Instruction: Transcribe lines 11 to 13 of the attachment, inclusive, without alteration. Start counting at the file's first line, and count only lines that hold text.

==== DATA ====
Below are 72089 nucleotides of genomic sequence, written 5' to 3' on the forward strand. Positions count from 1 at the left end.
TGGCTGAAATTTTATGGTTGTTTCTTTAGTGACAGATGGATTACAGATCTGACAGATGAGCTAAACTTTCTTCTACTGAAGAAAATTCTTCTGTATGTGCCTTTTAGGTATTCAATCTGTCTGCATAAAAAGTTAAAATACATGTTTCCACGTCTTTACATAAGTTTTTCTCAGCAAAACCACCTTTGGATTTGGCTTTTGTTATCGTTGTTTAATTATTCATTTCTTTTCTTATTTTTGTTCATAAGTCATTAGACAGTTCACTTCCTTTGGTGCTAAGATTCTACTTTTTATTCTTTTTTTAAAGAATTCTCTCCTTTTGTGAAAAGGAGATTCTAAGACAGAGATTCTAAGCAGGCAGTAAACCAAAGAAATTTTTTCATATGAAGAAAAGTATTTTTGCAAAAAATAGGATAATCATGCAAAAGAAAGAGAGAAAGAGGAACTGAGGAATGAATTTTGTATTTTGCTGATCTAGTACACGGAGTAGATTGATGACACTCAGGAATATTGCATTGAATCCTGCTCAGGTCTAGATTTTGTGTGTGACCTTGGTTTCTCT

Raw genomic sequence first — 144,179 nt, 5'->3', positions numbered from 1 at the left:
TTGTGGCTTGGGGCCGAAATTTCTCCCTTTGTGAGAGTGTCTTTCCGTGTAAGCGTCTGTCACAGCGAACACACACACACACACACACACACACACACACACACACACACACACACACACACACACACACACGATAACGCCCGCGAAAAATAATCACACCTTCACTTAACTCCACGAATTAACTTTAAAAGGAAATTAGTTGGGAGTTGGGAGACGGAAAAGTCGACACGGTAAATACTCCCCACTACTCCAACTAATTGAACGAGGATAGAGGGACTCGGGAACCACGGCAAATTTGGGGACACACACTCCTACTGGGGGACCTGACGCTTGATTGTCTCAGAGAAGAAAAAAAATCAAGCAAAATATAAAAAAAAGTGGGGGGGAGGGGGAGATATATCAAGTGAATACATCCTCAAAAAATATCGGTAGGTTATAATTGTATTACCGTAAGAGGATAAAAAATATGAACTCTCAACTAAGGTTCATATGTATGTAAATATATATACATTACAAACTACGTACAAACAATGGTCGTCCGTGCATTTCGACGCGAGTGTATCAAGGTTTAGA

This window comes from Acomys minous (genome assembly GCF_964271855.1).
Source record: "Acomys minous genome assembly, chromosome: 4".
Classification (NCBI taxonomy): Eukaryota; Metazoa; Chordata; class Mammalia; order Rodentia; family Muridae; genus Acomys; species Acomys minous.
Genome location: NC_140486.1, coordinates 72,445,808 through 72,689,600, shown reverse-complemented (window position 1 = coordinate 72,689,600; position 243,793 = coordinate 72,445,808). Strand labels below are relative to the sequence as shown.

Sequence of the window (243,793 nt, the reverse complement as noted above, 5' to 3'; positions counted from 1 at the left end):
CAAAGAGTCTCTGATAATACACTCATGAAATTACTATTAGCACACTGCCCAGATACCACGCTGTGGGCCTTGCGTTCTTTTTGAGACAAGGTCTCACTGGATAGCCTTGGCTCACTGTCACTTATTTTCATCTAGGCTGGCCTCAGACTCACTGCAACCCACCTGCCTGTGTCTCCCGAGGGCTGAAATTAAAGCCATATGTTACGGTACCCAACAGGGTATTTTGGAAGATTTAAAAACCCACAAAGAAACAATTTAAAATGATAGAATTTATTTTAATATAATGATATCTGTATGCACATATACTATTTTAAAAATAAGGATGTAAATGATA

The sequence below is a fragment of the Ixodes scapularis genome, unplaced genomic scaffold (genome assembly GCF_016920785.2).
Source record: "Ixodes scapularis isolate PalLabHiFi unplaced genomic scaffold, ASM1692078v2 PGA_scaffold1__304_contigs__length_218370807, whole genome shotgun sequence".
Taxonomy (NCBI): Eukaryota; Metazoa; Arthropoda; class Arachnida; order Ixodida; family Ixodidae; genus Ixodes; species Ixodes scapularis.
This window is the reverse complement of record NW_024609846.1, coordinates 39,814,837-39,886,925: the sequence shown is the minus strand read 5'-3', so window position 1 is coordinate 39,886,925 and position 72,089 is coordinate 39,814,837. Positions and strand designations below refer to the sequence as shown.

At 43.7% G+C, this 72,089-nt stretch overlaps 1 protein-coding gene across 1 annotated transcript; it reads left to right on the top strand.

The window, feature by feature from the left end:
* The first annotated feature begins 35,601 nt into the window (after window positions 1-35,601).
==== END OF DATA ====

The sequence below is a fragment of the Ixodes scapularis genome, unplaced genomic scaffold (genome assembly GCF_016920785.2).
Source record: "Ixodes scapularis isolate PalLabHiFi unplaced genomic scaffold, ASM1692078v2 PGA_scaffold1__304_contigs__length_218370807, whole genome shotgun sequence".
Taxonomy (NCBI): Eukaryota; Metazoa; Arthropoda; class Arachnida; order Ixodida; family Ixodidae; genus Ixodes; species Ixodes scapularis.